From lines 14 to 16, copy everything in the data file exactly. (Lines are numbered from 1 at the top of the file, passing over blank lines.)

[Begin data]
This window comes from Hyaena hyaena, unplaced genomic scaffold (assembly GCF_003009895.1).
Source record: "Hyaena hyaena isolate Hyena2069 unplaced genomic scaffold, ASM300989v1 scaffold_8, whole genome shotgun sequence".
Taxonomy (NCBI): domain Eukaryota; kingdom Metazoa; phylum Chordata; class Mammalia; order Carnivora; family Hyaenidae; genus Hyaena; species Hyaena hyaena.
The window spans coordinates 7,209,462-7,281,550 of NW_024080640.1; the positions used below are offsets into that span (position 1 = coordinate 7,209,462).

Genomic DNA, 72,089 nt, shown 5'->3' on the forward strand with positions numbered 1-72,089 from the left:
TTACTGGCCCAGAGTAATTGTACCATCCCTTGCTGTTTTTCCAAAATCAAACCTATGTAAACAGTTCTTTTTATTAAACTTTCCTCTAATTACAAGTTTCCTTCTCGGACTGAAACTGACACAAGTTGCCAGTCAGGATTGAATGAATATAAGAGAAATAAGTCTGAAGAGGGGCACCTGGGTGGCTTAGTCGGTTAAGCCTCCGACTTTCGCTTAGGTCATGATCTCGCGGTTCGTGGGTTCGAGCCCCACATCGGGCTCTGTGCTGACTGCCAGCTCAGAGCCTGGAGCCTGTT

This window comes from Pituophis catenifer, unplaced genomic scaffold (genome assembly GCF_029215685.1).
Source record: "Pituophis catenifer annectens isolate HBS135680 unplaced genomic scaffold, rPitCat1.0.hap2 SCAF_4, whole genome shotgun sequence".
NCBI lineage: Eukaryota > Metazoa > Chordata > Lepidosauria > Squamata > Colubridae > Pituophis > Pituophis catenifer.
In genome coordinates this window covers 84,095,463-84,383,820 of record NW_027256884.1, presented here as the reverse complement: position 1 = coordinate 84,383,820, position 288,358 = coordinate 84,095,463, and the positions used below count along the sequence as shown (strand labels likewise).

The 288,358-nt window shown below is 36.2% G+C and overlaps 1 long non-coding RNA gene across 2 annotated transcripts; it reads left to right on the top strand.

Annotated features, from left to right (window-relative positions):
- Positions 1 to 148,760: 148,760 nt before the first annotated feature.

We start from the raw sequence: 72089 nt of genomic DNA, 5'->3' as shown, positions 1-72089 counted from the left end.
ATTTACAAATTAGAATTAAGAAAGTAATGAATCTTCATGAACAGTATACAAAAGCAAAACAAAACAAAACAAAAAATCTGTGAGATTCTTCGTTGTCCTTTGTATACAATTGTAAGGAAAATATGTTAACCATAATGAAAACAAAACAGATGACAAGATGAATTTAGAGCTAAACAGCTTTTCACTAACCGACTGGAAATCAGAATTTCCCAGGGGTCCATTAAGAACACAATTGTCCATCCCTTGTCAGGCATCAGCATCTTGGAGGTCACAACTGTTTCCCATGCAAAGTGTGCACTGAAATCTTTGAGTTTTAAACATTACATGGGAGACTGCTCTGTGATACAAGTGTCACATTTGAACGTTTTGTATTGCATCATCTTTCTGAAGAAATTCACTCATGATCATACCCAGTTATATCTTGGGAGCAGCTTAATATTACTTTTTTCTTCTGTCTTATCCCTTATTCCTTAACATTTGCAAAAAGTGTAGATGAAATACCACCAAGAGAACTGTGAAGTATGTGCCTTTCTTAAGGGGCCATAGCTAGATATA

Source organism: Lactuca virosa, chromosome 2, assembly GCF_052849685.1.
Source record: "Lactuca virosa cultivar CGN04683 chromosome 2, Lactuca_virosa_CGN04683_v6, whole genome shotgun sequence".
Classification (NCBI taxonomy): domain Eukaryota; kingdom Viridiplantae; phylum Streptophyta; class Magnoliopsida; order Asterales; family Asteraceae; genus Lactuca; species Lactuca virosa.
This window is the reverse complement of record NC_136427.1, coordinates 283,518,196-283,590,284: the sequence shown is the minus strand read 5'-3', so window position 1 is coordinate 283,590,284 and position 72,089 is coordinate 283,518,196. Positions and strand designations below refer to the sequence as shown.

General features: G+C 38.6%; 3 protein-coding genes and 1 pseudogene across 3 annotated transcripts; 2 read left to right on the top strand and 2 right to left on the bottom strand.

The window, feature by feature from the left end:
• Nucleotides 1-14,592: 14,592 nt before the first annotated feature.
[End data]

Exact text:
We start from the raw sequence: 72089 nt of genomic DNA, 5'->3' as shown, positions 1-72089 counted from the left end.
ATTTACAAATTAGAATTAAGAAAGTAATGAATCTTCATGAACAGTATACAAAAGCAAAACAAAACAAAACAAAAAATCTGTGAGATTCTTCGTTGTCCTTTGTATACAATTGTAAGGAAAATATGTTAACCATAATGAAAACAAAACAGATGACAAGATGAATTTAGAGCTAAACAGCTTTTCACTAACCGACTGGAAATCAGAATTTCCCAGGGGTCCATTAAGAACACAATTGTCCATCCCTTGTCAGGCATCAGCATCTTGGAGGTCACAACTGTTTCCCATGCAAAGTGTGCACTGAAATCTTTGAGTTTTAAACATTACATGGGAGACTGCTCTGTGATACAAGTGTCACATTTGAACGTTTTGTATTGCATCATCTTTCTGAAGAAATTCACTCATGATCATACCCAGTTATATCTTGGGAGCAGCTTAATATTACTTTTTTCTTCTGTCTTATCCCTTATTCCTTAACATTTGCAAAAAGTGTAGATGAAATACCACCAAGAGAACTGTGAAGTATGTGCCTTTCTTAAGGGGCCATAGCTAGATATA

Source organism: Lactuca virosa, chromosome 2, assembly GCF_052849685.1.